If you have, you may be required to withhold resident withholding tax from your interest payment.

 

DIVIDENDS

Imputation credit account debit balances

Irrespective of the company's balance date, it is essential to ensure your company's imputation credit account is in credit at 31 March. Failing this will result in a 10% imputation credit account debit penalty. As a solution you may wish to consider early payment of provisional tax payments prior to due date.

 

 

FIXED ASSETS

Assets no longer used in the business

We recommend you review your assets annually. For tax purposes fixed assets can be written off if:

· The asset is no longer in use by the business; and

· Is not intended to be used in the future; and

· The cost of disposing the asset would be more than its disposal value..

Low value assets

Low value assets, with a value of $500 (GST exclusive) or less can be written off immediately, providing it is not part of a larger value asset. Its useful for us to hold a copy of invoices for asset purchases, as we analyse all asset these to maximise your claims and allocate appropriate depreciation rates, if applicable

 

Purchases and sales

A full month's depreciation can be claimed for any part month that an asset is owned and used. In the case of high value assets, good timing can be a worthwhile tax planning tool. It may be worth buying replacement assets on or just before balance date to obtain one month's worth of depreciation deduction.

If you expect to make a loss on sale, consider selling prior to balance date. If you expect to make a gain on sale, consider deferring the sale until after balance date. This will accelerate any available deduction or decelerate the requirement to return taxable income. We can calculate your position in respect of an asset you intend to sell, so don't hesitate to phone us if you'd like advice.

Commercial fit-out

The rate of depreciation on buildings for tax purposes is now 0%. To maximise depreciation deductions it is important to separately identify, wherever possible, commercial fit-out (on which depreciation deductions can be claimed) from the building proper. Chattel values will be important for residential rental properties.  

Mixed Use Assets
The tax treatment of real estate (mainly holiday homes), water craft and aircraft (with a purchase price of more than $50,000) where the asset is used for both private use and income earning use and is unused for 62 days or more per year has changed.  The new rules came into effect from 1 April 2013 for real estate, and from 1 April 2014 for water craft and aircraft.  Certain losses will be quarantined and a deduction may only be claimed when the asset returns income

 

 

LOOK THROUGH COMPANIES (LTC)

Elections – in and out

Broadly, LTC elections must be received before the start of the income year from which status is required (with the exception of new incorporated companies). If you wish to revoke an LTC election it must also be received before the start of the income year in which it is to apply from. NB: There can be significant tax implications of electing into and exiting the LTC regime, i.e forfeited losses.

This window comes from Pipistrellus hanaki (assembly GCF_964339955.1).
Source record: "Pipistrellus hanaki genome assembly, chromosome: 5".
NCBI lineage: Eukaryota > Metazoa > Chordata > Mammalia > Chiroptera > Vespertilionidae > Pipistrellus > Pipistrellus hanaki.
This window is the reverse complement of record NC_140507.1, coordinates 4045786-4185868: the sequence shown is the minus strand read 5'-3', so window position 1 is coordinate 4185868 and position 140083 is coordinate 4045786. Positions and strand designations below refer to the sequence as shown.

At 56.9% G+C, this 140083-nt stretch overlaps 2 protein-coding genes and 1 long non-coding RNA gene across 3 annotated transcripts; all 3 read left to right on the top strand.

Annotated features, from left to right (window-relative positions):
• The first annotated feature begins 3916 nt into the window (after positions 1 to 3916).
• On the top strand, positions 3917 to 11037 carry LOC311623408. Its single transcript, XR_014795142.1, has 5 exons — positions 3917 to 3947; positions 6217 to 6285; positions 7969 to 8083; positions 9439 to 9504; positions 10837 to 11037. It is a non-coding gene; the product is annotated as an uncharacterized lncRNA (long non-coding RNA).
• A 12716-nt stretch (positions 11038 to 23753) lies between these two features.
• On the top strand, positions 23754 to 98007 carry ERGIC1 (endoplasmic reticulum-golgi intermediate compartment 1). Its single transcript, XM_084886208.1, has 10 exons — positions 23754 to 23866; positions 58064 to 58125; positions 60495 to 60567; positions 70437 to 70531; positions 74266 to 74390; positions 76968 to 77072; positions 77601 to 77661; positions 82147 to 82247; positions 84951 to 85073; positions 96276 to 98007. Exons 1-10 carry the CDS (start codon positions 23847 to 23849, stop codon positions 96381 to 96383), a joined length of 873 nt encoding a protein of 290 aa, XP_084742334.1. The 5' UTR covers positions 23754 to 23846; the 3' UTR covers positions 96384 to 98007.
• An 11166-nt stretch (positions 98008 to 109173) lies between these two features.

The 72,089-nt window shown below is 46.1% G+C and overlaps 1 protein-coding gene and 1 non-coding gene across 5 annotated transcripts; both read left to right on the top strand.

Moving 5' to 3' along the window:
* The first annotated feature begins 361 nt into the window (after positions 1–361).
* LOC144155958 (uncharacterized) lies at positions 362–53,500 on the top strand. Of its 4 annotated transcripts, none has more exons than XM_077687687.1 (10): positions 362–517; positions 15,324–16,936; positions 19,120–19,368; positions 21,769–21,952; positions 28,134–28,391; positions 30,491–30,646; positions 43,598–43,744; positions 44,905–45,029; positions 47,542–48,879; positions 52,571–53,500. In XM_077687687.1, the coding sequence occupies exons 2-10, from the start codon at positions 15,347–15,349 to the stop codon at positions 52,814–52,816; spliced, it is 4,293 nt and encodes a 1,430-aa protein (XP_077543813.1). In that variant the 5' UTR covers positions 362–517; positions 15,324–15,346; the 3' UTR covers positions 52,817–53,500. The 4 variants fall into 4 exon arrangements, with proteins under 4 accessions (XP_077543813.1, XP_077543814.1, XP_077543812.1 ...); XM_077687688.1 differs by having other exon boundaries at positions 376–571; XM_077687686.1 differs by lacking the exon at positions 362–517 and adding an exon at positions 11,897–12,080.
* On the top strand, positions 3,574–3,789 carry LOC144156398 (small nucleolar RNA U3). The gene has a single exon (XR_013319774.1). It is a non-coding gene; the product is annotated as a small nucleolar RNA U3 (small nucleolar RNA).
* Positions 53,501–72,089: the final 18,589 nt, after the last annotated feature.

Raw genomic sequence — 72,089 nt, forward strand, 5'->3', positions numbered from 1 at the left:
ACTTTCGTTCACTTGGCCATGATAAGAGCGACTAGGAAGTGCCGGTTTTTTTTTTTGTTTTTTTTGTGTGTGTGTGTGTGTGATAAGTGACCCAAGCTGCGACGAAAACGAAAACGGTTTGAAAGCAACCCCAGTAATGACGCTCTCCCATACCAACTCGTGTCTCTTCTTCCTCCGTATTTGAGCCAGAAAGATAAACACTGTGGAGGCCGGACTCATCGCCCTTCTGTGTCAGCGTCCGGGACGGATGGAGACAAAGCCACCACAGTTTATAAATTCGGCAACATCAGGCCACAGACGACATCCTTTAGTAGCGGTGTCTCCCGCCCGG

SHAREHOLDERS REMUNERATION

In light of the Penny and Hooper case decision, it is important to ensure that in closely held businesses, commercially realistic salaries are paid to any shareholder-employees. Please contact us if you need further help in this area.

 

COMPANIES

Structural changes in shareholdings

The ability to carry forward tax losses is subject to maintaining shareholding continuity of 49%. The ability to carry forward imputation credits is subject to shareholding continuity of 66%.

Companies forming part of a 66% commonly owned group may offset profits and losses against each other. An election must be made with the relevant tax return (and payment made under certain circumstances). If you are anticipating shareholding changes and believe you will breach continuity, forfeited losses can be minimised by accelerating income recognition and minimising deductions where possible. Also, consider the payment of a dividend to use imputation credits before they are forfeited.

We recommend a review of inter-company charges be conducted to ensure documentation is in place

to support any deductions and also to minimise any potential tax risk.

 

FOREIGN SUPERANNUATION SCHEMES

 

 

 

 

 

 

 

 

 

 

PAYING ACCOUNTING FEES

Legislative Changes

A law change from 1 April 2014  sees most Foreign Superannuation Schemes taxed under a new regime. Lump sum distributions from Foreign Superannuation Schemes will be taxed, with the precise amount to be included as income determined using either the schedule or formula methods. Generally, the longer that a taxpayer has been in New Zealand, the higher the amount of the lump sum distribution that will be taxable income.

The law change provided a concessionary measure for taxpayers who have not returned income from Foreign Superannuation Schemes in the past. 15% of any lump sum distributions made between 1 April 2000 and 31 March 2014, able to be included as taxable income in either the 2014 or 2015 income tax returns. This concession applies where an application was made to transfer funds to NZ - prior to 31 March 2014.

 

We welcome clients opting to make payments for accounting services by regular monthly automatic payments.  Many clients enjoy the opportunity to spread their accounting costs over the full year, rather than paying a lump sum at completion of an annual job.   Feel free to contact Diane to discuss this option.